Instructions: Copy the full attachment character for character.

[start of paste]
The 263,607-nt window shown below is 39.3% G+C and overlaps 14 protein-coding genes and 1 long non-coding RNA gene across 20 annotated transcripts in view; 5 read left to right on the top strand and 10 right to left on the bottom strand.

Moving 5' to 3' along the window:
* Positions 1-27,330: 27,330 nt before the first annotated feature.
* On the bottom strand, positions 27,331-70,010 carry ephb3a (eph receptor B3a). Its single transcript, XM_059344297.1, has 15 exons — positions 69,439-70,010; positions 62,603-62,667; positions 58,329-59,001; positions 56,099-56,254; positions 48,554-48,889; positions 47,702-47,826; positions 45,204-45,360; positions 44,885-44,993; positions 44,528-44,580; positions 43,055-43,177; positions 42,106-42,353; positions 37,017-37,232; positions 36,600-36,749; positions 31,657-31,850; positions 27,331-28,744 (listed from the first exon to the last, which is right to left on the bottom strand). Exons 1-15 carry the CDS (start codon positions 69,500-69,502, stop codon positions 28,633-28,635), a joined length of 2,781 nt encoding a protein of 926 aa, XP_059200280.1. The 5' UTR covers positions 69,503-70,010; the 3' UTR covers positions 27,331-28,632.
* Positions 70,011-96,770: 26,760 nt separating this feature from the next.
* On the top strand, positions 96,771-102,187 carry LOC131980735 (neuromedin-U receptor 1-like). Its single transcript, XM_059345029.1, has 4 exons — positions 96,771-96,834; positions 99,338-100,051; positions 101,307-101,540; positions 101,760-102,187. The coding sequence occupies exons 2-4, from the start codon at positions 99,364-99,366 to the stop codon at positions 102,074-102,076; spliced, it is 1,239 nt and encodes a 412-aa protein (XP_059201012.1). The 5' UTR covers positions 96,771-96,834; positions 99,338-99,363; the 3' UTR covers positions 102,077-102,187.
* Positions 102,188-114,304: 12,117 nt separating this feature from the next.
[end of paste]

The 263,607-nt window shown below is 39.3% G+C and overlaps 14 protein-coding genes and 1 long non-coding RNA gene across 20 annotated transcripts in view; 5 read left to right on the top strand and 10 right to left on the bottom strand.

Moving 5' to 3' along the window:
* Positions 1-27,330: 27,330 nt before the first annotated feature.
* On the bottom strand, positions 27,331-70,010 carry ephb3a (eph receptor B3a). Its single transcript, XM_059344297.1, has 15 exons — positions 69,439-70,010; positions 62,603-62,667; positions 58,329-59,001; positions 56,099-56,254; positions 48,554-48,889; positions 47,702-47,826; positions 45,204-45,360; positions 44,885-44,993; positions 44,528-44,580; positions 43,055-43,177; positions 42,106-42,353; positions 37,017-37,232; positions 36,600-36,749; positions 31,657-31,850; positions 27,331-28,744 (listed from the first exon to the last, which is right to left on the bottom strand). Exons 1-15 carry the CDS (start codon positions 69,500-69,502, stop codon positions 28,633-28,635), a joined length of 2,781 nt encoding a protein of 926 aa, XP_059200280.1. The 5' UTR covers positions 69,503-70,010; the 3' UTR covers positions 27,331-28,632.
* Positions 70,011-96,770: 26,760 nt separating this feature from the next.
* On the top strand, positions 96,771-102,187 carry LOC131980735 (neuromedin-U receptor 1-like). Its single transcript, XM_059345029.1, has 4 exons — positions 96,771-96,834; positions 99,338-100,051; positions 101,307-101,540; positions 101,760-102,187. The coding sequence occupies exons 2-4, from the start codon at positions 99,364-99,366 to the stop codon at positions 102,074-102,076; spliced, it is 1,239 nt and encodes a 412-aa protein (XP_059201012.1). The 5' UTR covers positions 96,771-96,834; positions 99,338-99,363; the 3' UTR covers positions 102,077-102,187.
* Positions 102,188-114,304: 12,117 nt separating this feature from the next.